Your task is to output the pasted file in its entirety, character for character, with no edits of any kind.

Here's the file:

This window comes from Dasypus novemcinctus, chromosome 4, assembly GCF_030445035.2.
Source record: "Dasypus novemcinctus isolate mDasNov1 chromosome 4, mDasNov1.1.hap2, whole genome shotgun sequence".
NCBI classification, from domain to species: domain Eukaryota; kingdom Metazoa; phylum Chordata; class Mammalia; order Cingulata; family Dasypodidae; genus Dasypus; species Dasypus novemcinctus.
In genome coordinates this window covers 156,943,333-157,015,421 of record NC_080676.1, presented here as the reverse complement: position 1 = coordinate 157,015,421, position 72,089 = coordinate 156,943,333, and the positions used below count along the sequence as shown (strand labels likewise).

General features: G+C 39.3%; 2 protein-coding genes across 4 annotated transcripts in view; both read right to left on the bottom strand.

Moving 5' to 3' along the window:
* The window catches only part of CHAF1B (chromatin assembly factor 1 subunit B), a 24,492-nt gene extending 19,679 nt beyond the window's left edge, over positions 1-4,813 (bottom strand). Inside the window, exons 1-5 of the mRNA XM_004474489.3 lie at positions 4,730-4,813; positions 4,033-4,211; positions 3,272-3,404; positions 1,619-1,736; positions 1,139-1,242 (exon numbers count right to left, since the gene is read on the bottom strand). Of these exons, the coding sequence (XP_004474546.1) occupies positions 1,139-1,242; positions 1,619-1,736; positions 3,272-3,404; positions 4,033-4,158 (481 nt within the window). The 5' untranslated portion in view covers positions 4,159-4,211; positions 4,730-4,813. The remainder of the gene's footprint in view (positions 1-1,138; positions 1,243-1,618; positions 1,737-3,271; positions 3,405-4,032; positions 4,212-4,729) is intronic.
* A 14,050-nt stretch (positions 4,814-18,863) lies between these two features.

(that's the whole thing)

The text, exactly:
This window comes from Dasypus novemcinctus, chromosome 4, assembly GCF_030445035.2.
Source record: "Dasypus novemcinctus isolate mDasNov1 chromosome 4, mDasNov1.1.hap2, whole genome shotgun sequence".
NCBI classification, from domain to species: domain Eukaryota; kingdom Metazoa; phylum Chordata; class Mammalia; order Cingulata; family Dasypodidae; genus Dasypus; species Dasypus novemcinctus.
In genome coordinates this window covers 156,943,333-157,015,421 of record NC_080676.1, presented here as the reverse complement: position 1 = coordinate 157,015,421, position 72,089 = coordinate 156,943,333, and the positions used below count along the sequence as shown (strand labels likewise).

General features: G+C 39.3%; 2 protein-coding genes across 4 annotated transcripts in view; both read right to left on the bottom strand.

Moving 5' to 3' along the window:
* The window catches only part of CHAF1B (chromatin assembly factor 1 subunit B), a 24,492-nt gene extending 19,679 nt beyond the window's left edge, over positions 1-4,813 (bottom strand). Inside the window, exons 1-5 of the mRNA XM_004474489.3 lie at positions 4,730-4,813; positions 4,033-4,211; positions 3,272-3,404; positions 1,619-1,736; positions 1,139-1,242 (exon numbers count right to left, since the gene is read on the bottom strand). Of these exons, the coding sequence (XP_004474546.1) occupies positions 1,139-1,242; positions 1,619-1,736; positions 3,272-3,404; positions 4,033-4,158 (481 nt within the window). The 5' untranslated portion in view covers positions 4,159-4,211; positions 4,730-4,813. The remainder of the gene's footprint in view (positions 1-1,138; positions 1,243-1,618; positions 1,737-3,271; positions 3,405-4,032; positions 4,212-4,729) is intronic.
* A 14,050-nt stretch (positions 4,814-18,863) lies between these two features.